In mid-March, the architect Vittorio Gregotti succumbed to the coronavirus in Milan, one of the cities that’s been hardest-hit by the pandemic that’s already claimed upwards of 200,000 lives around the globe. Now, reports are emerging that Italy has lost another one of its most respected cultural ambassadors to the pandemic that’s sweeping the globe: Germano Celant, the inimitable curator and critic who introduced the term “arte povera” in 1967 to describe the practice of making art without traditional materials or stratagems. Celant’s writings and exhibitions on the subject of arte povera triggered a revolution in Italian art-making at a critical point in the 20th century, and his influence persists to this day.
According to the Italian publication Artribune, Celant had been in the hospital battling the coronavirus for approximately two months before passing away, and had first begun exhibiting symptoms after returning to Europe after a trip to the United States, where he had visited the Armory Show in New York City.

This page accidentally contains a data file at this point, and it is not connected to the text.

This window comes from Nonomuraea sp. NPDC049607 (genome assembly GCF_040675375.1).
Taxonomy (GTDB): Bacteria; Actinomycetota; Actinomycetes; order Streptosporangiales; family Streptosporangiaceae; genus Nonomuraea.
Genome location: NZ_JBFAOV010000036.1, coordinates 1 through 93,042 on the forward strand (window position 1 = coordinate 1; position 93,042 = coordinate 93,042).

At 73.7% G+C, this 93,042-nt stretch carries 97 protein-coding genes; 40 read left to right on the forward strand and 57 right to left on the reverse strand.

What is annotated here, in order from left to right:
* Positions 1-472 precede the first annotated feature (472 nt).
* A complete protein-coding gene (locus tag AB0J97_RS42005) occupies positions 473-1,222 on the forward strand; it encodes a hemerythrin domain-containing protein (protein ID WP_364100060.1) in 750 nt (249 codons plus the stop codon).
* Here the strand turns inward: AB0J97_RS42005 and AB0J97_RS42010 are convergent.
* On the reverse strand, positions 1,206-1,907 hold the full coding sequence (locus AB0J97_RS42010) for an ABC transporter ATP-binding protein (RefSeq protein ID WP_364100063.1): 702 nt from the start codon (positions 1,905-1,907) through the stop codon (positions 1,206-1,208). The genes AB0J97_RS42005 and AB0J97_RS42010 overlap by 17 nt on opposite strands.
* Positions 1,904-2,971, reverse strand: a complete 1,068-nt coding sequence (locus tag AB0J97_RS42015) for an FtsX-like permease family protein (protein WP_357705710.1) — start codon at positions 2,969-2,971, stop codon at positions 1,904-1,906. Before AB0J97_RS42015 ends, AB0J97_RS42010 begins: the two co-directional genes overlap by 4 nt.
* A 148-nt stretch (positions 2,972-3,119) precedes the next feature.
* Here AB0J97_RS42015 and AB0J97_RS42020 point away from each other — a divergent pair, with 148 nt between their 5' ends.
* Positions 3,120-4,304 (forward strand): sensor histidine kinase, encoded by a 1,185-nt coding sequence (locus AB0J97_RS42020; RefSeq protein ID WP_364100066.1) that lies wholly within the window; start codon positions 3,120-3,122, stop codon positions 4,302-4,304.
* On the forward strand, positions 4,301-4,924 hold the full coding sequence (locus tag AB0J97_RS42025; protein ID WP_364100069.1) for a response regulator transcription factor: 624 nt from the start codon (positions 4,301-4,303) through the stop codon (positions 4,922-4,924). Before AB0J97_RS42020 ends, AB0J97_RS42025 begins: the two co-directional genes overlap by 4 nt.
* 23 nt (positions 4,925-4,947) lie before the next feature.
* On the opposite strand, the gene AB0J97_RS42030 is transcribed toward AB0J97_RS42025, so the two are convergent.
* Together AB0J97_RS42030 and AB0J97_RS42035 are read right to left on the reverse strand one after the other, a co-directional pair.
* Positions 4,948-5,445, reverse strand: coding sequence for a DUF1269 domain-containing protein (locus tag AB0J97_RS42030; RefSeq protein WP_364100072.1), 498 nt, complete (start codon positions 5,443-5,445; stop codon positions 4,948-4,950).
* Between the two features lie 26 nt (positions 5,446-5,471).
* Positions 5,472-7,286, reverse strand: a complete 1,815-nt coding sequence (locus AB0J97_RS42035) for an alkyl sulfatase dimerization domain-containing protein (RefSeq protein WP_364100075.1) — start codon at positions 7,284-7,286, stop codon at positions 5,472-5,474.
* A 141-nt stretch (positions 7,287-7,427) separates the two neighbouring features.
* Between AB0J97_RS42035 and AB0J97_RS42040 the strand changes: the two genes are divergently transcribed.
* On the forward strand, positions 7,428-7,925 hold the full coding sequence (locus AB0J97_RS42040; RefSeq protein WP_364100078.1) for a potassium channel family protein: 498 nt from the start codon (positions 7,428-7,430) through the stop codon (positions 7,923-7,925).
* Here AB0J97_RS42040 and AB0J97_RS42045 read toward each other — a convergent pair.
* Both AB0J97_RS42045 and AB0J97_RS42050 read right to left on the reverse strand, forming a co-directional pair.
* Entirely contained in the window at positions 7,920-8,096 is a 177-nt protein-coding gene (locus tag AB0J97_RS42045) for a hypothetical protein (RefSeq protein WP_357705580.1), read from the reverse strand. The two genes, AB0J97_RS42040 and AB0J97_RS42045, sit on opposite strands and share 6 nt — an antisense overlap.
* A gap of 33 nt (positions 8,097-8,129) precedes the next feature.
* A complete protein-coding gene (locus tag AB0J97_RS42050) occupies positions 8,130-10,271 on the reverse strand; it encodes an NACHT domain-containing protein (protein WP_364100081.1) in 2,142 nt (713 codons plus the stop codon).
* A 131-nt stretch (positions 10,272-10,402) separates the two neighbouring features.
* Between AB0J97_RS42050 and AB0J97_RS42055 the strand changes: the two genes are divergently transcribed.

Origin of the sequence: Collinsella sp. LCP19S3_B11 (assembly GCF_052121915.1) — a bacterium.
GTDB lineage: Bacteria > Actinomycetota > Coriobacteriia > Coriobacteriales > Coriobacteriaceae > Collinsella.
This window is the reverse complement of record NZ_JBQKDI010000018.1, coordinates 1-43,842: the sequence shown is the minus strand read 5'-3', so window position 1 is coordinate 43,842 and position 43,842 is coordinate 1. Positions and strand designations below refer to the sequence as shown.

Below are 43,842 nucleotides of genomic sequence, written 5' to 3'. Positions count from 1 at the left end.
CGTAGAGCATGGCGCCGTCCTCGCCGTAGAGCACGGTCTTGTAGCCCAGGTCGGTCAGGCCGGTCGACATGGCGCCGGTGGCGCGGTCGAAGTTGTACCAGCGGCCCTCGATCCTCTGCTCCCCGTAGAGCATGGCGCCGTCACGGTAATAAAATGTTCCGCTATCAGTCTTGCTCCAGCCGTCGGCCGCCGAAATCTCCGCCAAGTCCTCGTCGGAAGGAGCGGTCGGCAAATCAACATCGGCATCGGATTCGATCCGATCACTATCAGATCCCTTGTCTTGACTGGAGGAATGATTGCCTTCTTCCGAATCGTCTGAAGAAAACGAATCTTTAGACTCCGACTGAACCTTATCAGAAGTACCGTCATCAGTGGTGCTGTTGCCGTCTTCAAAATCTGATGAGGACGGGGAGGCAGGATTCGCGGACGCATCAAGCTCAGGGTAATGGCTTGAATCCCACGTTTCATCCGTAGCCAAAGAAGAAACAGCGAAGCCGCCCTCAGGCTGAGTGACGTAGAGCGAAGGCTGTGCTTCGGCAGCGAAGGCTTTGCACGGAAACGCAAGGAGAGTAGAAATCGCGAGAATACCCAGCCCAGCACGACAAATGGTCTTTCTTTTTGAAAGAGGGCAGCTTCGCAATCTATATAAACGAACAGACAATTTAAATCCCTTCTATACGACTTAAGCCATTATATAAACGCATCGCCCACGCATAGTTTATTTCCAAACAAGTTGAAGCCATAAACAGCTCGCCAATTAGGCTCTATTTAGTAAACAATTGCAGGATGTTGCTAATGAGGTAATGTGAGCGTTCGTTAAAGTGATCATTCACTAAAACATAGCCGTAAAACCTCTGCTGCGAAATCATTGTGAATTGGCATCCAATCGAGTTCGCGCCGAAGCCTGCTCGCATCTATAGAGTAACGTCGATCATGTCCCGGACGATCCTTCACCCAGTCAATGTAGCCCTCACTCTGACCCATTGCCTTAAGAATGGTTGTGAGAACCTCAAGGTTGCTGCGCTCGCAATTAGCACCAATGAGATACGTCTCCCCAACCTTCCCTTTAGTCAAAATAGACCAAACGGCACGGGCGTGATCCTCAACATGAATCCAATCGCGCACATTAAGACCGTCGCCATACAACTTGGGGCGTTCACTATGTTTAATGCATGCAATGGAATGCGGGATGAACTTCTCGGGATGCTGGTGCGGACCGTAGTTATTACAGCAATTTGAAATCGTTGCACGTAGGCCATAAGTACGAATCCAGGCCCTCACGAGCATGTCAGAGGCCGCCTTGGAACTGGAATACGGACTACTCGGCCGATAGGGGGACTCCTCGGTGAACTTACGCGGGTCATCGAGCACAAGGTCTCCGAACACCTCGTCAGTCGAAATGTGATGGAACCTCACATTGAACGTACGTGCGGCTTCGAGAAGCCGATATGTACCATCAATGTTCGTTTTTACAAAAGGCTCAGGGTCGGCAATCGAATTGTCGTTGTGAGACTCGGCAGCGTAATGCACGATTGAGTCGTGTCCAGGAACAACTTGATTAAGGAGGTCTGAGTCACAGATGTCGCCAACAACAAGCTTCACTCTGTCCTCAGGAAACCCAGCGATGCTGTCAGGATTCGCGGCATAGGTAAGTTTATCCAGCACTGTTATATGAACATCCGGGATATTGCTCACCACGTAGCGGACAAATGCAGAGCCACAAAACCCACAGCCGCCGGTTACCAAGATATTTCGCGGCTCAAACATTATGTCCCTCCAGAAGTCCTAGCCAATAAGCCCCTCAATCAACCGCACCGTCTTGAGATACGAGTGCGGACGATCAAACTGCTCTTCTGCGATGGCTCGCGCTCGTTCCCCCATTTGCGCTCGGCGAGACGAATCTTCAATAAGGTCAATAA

The loss of Germano Celant is a catastrophe. One of the most serious people in the art world, of the most intelligent, profound. I learned so much from him – how to make a book, an exhibition. The first to give the art of our time the dignity of the past.
— carolyn christovbakargiev (@CCB_Castello) April 29, 2020
Later in his career, Celant joined the Guggenheim museum in New York as a curator, where he put together the famous “Italian Metamorphosis (1943–1968)” exhibition that introduced American audiences to whole new spectrums of modern Italian creativity in 1994. From there, he went on to direct the Venice Biennale and stage many more major exhibitions at famous museums all around the world, but it was perhaps his revolutionary thinking about the resources needed to create a piece of art that resonated throughout his life most vividly.
One of the reasons why Celant’s 1967 manifesto was so influential was because of its staunch dedication to standing in opposition to American pop art, a movement that Celant criticized as an empty celebration of mass-consumerism. Instead, he proposed a kind of art dedicated to “taking away, eliminating, downgrading things to a minimum, impoverishing signs to reduce them to their archetypes.” In these words are the fragments of minimalism and Donald Judd-adjacent spiritualism that continue to captivate art enthusiasts and theorists today.